Factors Affecting Climate of India

The climatic conditions of southern India are a bit different from those of the northern parts with respect to temperature, rainfall and commencement as well as duration of different seasons.

1. Location

The places which are closer to equator have high temperature. As one moves towards the poles temperature decreases. India is located in Northern hemisphere roughly between 6°N to 37°N latitudes. 

The Tropic of Cancer passes through the middle of the country. The southern parts being closer to the Equator, experience high temperatures throughout the year. The northern parts on the other hand lie in the warm temperate zone. Hence they experience low temperatures particularly, in winter. Water bodies surrounding peninsular India make climatic conditions mild along the coastal areas.

2. Distance from the Sea

Southern or peninsular India is surrounded by the Arabian Sea, the Indian ocean and the Bay of Bengal, hence the climate of coastal regions of India is equable or maritime. Due to moderating influence of the sea this region is neither hot in summer nor very cold in winter.

Contrary to this, the climate of the regions located in the interior of the country are cut off from the oceanic influence. As a result, they have an extreme or continental type of climate.

3. The Northern Mountain Ranges

The Himalayan and adjoining mountain ranges which extend from Kashmir in the Northwest to Arunachal Pradesh in the Northeast, separate India from the rest of Asia. These ranges protect India from the bitterly cold and dry winds of Central Asia during winter. They also act as an effective physical barrier for the
rain bearing southwest monsoons winds to cross the northern frontiers of India.

Thus, these ranges act as a climatic divide between Indian Sub-Continent and Central Asia.

4. Direction of Surface Winds

This system consists of monsoon winds, land and sea breeze, and local winds. In winter the winds blow from land to sea so they are cold and dry. On the other hand, in summer wind blow from sea to land bringing the moisture along with them from the sea and they cause wide spread rain in most part of the country.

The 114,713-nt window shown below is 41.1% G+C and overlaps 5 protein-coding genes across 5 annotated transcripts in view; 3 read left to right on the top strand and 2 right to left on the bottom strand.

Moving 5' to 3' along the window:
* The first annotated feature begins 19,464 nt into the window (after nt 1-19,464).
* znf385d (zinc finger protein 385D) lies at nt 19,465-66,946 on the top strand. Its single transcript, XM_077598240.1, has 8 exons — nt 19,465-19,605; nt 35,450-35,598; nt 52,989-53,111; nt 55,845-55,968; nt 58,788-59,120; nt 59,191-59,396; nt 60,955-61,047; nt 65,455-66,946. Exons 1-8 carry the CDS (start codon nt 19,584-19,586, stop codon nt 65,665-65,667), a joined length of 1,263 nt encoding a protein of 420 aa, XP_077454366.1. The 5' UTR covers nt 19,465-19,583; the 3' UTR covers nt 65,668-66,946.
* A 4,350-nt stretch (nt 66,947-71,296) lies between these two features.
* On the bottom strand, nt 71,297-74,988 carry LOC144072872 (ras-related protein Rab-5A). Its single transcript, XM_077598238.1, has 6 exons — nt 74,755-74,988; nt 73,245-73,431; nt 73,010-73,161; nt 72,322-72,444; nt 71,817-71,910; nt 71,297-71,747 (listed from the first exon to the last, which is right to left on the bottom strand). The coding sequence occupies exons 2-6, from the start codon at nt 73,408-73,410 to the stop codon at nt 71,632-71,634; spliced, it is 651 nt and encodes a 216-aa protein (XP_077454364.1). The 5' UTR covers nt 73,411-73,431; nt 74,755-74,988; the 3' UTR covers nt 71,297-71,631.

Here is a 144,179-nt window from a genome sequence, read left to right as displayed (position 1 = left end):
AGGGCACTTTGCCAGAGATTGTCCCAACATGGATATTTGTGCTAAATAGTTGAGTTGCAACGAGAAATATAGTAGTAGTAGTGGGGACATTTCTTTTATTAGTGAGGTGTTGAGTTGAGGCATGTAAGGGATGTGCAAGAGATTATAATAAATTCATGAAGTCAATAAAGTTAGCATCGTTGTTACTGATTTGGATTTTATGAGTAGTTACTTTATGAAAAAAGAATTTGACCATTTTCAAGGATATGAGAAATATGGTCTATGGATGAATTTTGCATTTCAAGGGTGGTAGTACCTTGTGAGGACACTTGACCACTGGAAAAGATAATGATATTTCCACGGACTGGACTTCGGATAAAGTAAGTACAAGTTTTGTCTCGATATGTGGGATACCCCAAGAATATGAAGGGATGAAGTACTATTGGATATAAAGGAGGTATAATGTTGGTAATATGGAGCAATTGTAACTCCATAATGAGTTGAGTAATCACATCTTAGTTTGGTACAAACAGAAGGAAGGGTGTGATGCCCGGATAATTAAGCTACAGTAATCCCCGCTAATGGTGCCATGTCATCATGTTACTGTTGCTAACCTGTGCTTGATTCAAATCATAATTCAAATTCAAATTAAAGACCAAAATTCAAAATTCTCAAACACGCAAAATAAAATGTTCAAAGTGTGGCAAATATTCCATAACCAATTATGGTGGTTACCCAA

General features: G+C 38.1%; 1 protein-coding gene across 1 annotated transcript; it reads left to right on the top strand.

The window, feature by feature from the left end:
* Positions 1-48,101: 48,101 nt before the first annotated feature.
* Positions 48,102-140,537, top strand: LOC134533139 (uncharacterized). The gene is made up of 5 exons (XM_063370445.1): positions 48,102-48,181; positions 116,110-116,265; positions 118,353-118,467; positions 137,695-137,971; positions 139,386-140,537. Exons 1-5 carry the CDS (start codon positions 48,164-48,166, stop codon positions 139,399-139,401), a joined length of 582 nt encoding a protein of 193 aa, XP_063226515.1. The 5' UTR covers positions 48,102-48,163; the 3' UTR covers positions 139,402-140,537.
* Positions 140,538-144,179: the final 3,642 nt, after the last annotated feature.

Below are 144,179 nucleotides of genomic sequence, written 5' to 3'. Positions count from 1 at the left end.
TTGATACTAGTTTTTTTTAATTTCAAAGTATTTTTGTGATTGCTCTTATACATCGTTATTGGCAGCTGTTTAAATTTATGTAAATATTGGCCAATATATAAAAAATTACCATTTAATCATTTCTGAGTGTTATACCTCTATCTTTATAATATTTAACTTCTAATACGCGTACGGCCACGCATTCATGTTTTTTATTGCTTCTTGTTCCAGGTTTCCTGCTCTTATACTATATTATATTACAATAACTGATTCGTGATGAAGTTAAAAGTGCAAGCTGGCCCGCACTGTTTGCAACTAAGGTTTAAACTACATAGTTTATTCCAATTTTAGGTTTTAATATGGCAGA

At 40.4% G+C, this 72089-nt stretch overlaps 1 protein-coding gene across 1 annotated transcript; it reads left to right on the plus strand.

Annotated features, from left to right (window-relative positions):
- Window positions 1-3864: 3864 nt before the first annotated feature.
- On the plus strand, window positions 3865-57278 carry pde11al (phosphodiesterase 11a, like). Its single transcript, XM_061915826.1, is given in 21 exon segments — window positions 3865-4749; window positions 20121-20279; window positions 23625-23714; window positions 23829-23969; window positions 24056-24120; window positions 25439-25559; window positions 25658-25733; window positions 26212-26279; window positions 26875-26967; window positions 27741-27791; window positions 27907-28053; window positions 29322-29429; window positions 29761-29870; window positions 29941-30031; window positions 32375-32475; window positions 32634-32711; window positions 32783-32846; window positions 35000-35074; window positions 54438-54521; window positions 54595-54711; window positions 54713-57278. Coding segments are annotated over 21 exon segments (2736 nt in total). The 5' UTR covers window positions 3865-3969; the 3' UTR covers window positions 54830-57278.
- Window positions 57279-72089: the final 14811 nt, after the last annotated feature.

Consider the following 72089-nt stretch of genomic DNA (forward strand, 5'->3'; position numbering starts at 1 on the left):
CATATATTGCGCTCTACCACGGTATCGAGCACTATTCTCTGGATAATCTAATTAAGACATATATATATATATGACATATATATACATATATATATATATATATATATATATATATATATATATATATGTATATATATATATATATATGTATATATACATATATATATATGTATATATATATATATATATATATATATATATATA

5. Upper Air Circulation

The changes in the upper air circulation over Indian landmass is cause for sudden outbreak of monsoons in India. Jet streams in the upper air system influence the climate of India in the following ways:

(a) Westerly Jet stream

During Winter, at about 8 km above sea level, a westerly jet stream blows at a very high speed over the subtropical zone. This jet stream blows eastwards south of the Himalayan ranges along 25° N latitude. This jet stream is responsible for bringing western disturbances from the Mediterranean region into Indian sub-continent. Winter rain and hail storms in northwestern plains and occasional heavy snowfall in hilly regions are caused by these disturbances. These are generally followed by cold waves in whole of northern plains.

(b) Easterly Jet

During summer, due to the apparent shift of the sun in northern hemisphere, the reversal in upper air circulation takes place. The westerly stream is replaced by easterly jet stream which owes its origin to the heating of the Tibetan plateau. This leads to the development of an easterly cold jet stream centered around 15°N latitude and blowing over peninsular India. This helps in the sudden onset of monsoons.